We speak to David Chiappini, research and development VP at Matrox Graphics, about the technologies, demand drivers and issues around the transition to AV over IP.
How long have you personally been involved in AV over IP technology?
I’ve been at Matrox since 1994 – I’m pretty much part of the furniture – and I started working on AVoIP in 2008. Matrox has been involved in all forms of uncompressed, lightly compressed and high-efficiency video compression from the very start, but 2008 was really our big launch.
How mature do you feel AVoIP technology is currently?
The technology on which it’s based is probably considered ancient by technology standards. The technologies for streaming, like H.264 for example, have been around for more than 10 years; AEC encoding has been around for many years; streaming protocols, for the most part, have been around for much longer than that. The technology itself is very mature.
It’s not a technology maturity issue: if there’s anything that’s slowing things down, it’s the knowledge gap, and the learning curve for the industry to catch up.
There’s also a substantial technology gap between different products on the market. That’s why it’s really important to pick the right partner who really knows what they’re doing.
How do you see the growth in demand for AV-over-IP solutions? Has it been slow and steady growth, or has it suddenly taken off in recent years/months?
I would say growth has been progressively steady. We haven’t seen it hockey-sticking, but at a good rate year over year. That’s probably the best way to describe it.
What do you see as the main drivers behind that increase in demand?
I think it’s being driven by people wanting to work differently. With compressed video and IP, there’s a lot more flexibility. IP can reach any number of instances, whether they’re mobile, distributed via the cloud, internet, worldwide. Today, with just a few very simple solutions, we’re able to handle a lot of the different things people want to do.
If I want to consume data on a screen, on a tablet, on a phone; if I want to record it for later use, or I want to distribute it to 10,000 people who are in different countries – there’s no limitation to what you can do. All those things are driving the need for AV over IP.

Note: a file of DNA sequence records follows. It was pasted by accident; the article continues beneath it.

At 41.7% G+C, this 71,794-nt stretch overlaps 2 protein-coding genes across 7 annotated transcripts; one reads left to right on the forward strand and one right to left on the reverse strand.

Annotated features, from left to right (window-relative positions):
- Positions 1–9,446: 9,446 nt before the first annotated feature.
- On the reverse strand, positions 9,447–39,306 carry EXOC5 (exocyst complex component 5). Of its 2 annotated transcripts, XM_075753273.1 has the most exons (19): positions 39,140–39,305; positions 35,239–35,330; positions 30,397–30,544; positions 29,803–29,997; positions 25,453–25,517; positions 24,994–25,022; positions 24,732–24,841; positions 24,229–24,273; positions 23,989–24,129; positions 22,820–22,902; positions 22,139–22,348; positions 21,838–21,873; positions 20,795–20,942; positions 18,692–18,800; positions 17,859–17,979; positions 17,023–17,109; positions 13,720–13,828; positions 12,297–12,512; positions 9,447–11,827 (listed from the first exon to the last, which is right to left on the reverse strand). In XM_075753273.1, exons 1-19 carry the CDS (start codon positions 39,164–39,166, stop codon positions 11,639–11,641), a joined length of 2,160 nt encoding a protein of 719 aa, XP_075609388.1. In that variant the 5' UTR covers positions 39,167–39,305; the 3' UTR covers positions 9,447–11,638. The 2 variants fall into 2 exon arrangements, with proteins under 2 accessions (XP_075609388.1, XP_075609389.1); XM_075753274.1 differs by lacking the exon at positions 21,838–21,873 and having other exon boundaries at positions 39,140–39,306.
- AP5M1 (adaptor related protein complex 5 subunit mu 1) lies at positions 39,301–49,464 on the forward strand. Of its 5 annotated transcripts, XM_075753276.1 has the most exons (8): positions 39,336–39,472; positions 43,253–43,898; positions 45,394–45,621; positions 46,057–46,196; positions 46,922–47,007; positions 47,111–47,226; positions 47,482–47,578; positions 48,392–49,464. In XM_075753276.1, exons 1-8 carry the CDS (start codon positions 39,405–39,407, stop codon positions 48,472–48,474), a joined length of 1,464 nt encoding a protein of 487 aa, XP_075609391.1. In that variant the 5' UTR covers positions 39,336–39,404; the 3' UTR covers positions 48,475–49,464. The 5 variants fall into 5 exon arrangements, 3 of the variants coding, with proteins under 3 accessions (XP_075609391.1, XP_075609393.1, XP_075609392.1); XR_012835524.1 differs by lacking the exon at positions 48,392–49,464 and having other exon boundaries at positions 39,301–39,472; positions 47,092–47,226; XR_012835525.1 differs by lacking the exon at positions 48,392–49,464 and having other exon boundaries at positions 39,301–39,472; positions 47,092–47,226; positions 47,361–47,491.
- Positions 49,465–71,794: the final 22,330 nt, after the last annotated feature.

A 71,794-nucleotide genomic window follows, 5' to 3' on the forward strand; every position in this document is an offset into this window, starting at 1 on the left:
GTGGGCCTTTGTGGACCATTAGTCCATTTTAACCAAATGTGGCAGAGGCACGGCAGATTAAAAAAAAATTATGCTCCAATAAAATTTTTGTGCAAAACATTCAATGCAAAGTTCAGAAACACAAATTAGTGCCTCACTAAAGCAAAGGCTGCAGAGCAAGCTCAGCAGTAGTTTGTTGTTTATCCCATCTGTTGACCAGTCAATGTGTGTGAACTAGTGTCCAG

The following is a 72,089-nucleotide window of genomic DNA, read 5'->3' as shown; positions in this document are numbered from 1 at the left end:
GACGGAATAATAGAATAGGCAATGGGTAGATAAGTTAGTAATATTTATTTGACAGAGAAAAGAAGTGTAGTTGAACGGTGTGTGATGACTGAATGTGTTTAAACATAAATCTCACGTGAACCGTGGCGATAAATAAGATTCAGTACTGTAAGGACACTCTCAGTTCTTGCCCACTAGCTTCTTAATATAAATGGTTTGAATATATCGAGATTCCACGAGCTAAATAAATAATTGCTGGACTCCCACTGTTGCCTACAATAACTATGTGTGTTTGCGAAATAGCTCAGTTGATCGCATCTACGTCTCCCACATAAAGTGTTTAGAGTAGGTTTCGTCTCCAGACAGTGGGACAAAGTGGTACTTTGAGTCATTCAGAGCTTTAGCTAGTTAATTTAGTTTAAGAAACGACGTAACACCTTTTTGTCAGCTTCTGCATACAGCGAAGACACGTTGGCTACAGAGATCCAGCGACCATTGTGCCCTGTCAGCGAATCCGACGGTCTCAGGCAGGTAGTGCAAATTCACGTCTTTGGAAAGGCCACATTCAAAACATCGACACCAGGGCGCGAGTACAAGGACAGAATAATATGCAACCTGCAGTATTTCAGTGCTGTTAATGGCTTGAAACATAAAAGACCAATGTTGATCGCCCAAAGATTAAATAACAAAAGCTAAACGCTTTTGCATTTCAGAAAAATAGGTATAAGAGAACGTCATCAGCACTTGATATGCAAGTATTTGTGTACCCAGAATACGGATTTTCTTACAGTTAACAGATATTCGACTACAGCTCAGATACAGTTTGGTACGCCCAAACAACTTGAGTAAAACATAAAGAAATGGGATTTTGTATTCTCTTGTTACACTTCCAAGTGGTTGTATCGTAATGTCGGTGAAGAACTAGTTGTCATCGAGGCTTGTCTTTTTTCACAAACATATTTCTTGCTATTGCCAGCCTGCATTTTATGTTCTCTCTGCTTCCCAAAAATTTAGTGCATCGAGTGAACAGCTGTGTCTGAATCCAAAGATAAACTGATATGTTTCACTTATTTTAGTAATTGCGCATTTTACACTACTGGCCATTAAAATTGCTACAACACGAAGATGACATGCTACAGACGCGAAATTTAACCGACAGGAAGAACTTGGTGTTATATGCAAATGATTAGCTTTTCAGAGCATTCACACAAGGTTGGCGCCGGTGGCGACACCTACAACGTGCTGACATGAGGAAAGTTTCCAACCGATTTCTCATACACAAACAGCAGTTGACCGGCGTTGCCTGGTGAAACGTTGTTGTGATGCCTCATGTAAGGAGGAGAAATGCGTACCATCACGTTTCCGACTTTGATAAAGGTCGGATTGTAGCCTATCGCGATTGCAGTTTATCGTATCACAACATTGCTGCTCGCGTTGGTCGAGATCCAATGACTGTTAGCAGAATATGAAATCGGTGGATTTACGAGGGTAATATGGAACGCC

Surprisingly, perhaps, you don’t really need a lot of new technology. H.264 is supported in almost everything. There’s a refrigerator at my local furniture store that supports H.264 streaming. It’s everywhere. In the near future, you’ll have things like HEVC and VP10 and AV1: they offer lower bitrates, so there will be some movement towards those as time passes – but the big installed base, the one that makes it easiest to reach the largest number of people with the smallest equipment footprint, is still H.264-based.
Are you saying that future technology in this area will be evolutionary rather than revolutionary – there’s nothing coming that will suddenly unleash massive demand?
The big, big leap is to move from a hard-wired, fixed, proprietary, analogue solution today to IP – and that can be done with H.264. H.264 has permeated every fabric. The others will get there, but they’re still in the growth stages – and even when they come online, they’re not going to be as revolutionary at enabling new things. They’ll be incremental improvements.
What do you see as the downsides of moving towards a networked AV environment?
First, I should say that it’s important to respect the fact that there’s no one type of solution that fits everyone’s needs.
The old equipment that’s controllable by legacy AV processors will continue to exist. That said, there’s no feature that can be achieved with those legacy approaches that can’t be matched by IP today.
There’s maybe a learning curve as we migrate towards these new solutions. People were very familiar with the old solutions, and that familiarity tends to drive people back to them. The reality is that, until that learning curve has been surmounted and they’ve gained some experience and confidence with AV over IP, there’s going to be a little bit of reluctance to move in that direction.
People need to start those pilot projects and get themselves moving and start upgrading their skillsets. They’re realising that there’s so much to gain by moving to IP that they’re moving over, little by little, and becoming adopters.
I don’t really see the downsides of moving to a networked AV environment. I just see a little bit of reluctance from people to want to take that step, but once they’re in there, they reap the rewards of moving into something that’s much more flexible.